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From the Archives: Welcome Back, Sweathogs

Nickelodeon adds "Welcome Back, Kotter," the sitcom that introduced John Travolta to the world, to its evening lineup in 1995.

May 28, 1995|By Susan King | Los Angeles Times Staff Writer
  • The "Welcome Back, Kotter" cast in a scene in 1978. They are, left to right; Stephen Shortridge as Beau De Labarre, Lawrence Hilton-Jacobs as Freddy Washington, Ron Palillo as Arnold Horshack, Robert Hegyes as Juan Epstein, foreground, John Travolta,rear, as Vinnie Barbarino and Gabe Kaplan as Gabe Kotter.
The "Welcome Back, Kotter" cast in a scene in 1978. They are,… (ABC / Associated Press )

School's back in session beginning Monday on Nick at Nite.

The cable channel's adding "Welcome Back, Kotter," the sitcom that introduced John Travolta to the world, to its evening lineup. The series, which aired on ABC from 1975 to 1979, stars Gabriel Kaplan as Gabe Kotter. A funny, understanding history teacher, Kotter returns to his alma mater, Brooklyn's James Buchanan High, to teach a group of remedial misfits called the sweathogs. A former sweathog himself, Kotter immediately bonds with the students: Vinnie Barbarino (Travolta), Freddie (Boom Boom) Washington (Lawrence Hilton-Jacobs), Juan Epstein (Robert Hegyes) and Arnold Horshack (Ron Palillo).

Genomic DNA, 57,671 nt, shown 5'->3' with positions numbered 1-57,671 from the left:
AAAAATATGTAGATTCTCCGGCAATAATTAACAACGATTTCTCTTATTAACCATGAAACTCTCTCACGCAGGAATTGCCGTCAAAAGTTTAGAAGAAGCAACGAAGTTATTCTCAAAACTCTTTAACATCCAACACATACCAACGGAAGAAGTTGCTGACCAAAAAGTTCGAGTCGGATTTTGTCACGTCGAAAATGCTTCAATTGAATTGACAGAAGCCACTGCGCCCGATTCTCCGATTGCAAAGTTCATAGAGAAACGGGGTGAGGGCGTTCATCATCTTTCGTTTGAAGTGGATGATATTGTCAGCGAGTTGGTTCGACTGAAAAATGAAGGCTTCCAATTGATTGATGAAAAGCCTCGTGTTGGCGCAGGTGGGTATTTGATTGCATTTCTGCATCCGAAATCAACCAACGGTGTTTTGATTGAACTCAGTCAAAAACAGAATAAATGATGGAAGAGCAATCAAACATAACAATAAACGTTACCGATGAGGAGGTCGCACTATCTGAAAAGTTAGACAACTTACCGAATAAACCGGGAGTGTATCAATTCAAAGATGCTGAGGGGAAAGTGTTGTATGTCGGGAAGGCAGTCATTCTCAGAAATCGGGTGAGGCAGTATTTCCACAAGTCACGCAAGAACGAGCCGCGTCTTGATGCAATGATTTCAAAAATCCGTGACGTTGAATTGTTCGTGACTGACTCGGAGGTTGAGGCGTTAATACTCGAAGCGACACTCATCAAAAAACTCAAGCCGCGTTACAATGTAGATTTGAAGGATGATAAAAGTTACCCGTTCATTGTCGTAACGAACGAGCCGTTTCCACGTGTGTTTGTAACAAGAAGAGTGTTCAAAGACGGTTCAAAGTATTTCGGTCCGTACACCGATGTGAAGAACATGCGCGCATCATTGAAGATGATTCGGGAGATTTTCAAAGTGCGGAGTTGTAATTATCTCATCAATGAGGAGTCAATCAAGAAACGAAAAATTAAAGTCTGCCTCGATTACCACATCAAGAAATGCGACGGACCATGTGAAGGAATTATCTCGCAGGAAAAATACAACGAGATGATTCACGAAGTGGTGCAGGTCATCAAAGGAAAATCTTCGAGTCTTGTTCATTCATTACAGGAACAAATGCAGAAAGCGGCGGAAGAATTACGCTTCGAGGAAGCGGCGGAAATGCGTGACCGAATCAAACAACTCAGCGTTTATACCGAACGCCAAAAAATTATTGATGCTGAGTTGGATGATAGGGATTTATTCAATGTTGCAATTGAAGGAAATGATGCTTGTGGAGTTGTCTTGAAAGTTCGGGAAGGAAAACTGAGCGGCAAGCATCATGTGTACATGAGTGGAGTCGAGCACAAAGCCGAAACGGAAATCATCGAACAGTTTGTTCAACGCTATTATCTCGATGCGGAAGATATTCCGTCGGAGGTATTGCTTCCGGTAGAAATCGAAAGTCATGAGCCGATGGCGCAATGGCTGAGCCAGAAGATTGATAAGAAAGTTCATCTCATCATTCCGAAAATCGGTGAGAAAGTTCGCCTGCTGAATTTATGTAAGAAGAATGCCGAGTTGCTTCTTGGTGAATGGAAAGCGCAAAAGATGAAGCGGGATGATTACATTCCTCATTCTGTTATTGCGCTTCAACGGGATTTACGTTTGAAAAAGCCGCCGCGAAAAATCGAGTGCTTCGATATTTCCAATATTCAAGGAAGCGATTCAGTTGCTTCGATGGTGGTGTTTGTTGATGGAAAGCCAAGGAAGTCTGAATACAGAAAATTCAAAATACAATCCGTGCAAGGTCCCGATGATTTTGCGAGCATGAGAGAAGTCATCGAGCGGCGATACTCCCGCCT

Nick's kicking off their return with a weeklong event--"Nick at Nite Welcomes Back Kotter." Each evening will highlight episodes featuring catch phrases the show made famous: "Up Your Nose With a Rubber Hose"; "Ooh Ooh"; "What? Where?"; "Hi There" and "Very Impressive."

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When the series premiered, "I was pretty hot doing stand-up," says Kaplan, now involved in business and investments. "I came up with the idea [of the series] along with Alan Sacks."

Like Kotter, Kaplan had been a sweathog in high school and talked about them as adults in his comedy routines. "I'd done it on'The Tonight Show'five times. It was sort of running out of gas. I said, 'Can I do something with it?' Because everybody really liked them."

The sweathogs were still his contemporaries in his first concept. "In every neighborhood, there was always three or four guys who don't change. They are the same at 35 as they were at 17. I was like 30 at the time, and I said what about Horshack, Epstein, Barbarino and Washington and myself as these guys. But there were problems about where the set would be and whose life you would focus on. Then it occurred to me, what if these characters were still students, but instead of me being a contemporary, I'd be the teacher? The only fictitious character is Kotter."

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Hegyes, who played Epstein, believes that "Kotter" was his greatest job. "Not that I won't have other really great jobs," adds Hegyes, who played Det. Manny Esposito from 1986 to 1988 on "Cagney & Lacey."